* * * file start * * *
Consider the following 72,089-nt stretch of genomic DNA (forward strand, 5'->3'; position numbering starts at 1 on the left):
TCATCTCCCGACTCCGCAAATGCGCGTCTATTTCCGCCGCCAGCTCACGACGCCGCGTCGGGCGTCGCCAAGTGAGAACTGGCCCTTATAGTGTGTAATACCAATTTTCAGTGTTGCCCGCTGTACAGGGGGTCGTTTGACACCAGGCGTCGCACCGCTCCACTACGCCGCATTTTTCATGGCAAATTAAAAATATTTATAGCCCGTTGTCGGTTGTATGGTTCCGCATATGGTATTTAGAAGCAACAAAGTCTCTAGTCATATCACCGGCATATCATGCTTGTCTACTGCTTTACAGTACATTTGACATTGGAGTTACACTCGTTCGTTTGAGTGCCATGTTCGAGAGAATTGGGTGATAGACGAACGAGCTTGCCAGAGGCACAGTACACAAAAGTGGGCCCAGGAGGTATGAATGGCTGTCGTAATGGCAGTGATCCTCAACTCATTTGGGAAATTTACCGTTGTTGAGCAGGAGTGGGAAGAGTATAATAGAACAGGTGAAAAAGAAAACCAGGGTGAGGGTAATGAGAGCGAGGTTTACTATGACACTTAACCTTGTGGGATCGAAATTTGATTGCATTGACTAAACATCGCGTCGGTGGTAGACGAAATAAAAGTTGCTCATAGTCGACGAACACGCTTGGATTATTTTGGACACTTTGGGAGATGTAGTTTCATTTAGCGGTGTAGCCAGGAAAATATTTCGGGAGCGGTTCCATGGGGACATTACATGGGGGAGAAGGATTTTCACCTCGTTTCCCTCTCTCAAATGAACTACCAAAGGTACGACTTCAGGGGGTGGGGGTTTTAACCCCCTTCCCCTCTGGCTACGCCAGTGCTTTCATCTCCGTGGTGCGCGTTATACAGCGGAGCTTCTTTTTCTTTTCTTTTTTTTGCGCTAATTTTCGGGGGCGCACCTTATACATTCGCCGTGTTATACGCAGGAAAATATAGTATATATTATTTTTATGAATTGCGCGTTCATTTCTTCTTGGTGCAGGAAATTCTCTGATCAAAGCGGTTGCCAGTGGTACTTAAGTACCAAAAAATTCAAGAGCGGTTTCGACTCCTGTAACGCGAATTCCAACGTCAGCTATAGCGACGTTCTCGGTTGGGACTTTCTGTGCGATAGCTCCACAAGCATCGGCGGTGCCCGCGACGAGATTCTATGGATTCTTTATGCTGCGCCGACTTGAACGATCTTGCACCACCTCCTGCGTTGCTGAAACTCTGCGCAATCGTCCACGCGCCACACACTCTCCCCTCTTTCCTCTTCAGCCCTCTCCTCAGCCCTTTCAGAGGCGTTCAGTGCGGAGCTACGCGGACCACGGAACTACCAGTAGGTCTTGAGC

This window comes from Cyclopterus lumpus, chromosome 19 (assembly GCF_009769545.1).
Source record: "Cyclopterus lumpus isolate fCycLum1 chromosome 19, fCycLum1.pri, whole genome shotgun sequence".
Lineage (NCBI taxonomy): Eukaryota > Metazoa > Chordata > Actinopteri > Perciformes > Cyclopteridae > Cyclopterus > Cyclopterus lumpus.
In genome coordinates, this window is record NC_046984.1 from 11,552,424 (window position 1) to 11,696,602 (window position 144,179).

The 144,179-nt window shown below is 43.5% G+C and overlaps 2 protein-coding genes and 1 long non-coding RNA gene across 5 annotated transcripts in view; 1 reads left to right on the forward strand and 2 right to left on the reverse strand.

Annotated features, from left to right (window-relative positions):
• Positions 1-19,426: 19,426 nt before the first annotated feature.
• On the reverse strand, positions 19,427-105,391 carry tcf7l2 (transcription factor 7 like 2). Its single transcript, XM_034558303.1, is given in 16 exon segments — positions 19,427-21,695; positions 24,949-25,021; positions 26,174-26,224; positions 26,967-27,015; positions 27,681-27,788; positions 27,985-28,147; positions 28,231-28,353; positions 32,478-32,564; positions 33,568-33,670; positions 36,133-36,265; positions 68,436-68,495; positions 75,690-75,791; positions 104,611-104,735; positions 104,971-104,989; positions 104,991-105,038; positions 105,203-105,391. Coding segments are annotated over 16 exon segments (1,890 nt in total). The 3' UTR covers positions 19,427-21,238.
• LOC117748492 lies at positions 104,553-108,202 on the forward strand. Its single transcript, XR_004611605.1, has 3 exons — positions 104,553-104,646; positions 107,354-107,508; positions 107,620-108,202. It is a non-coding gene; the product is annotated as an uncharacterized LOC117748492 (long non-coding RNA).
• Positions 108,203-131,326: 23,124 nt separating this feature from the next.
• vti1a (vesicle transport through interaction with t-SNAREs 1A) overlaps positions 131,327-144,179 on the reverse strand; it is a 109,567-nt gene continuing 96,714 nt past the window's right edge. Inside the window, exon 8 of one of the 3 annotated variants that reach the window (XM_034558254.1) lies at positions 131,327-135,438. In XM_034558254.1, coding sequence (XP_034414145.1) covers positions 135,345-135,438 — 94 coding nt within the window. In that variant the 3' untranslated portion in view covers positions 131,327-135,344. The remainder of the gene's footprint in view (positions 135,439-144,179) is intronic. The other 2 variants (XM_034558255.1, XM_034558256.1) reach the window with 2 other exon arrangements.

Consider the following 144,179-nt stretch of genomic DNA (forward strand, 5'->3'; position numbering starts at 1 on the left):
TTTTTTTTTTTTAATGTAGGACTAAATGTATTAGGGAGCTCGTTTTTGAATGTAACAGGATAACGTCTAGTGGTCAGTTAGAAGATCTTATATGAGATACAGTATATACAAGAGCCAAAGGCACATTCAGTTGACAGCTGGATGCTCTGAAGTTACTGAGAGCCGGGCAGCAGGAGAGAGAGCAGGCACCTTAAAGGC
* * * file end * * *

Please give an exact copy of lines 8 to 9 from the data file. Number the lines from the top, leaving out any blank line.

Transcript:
Annotated features, from left to right (window-relative positions):
• Positions 1-19,426: 19,426 nt before the first annotated feature.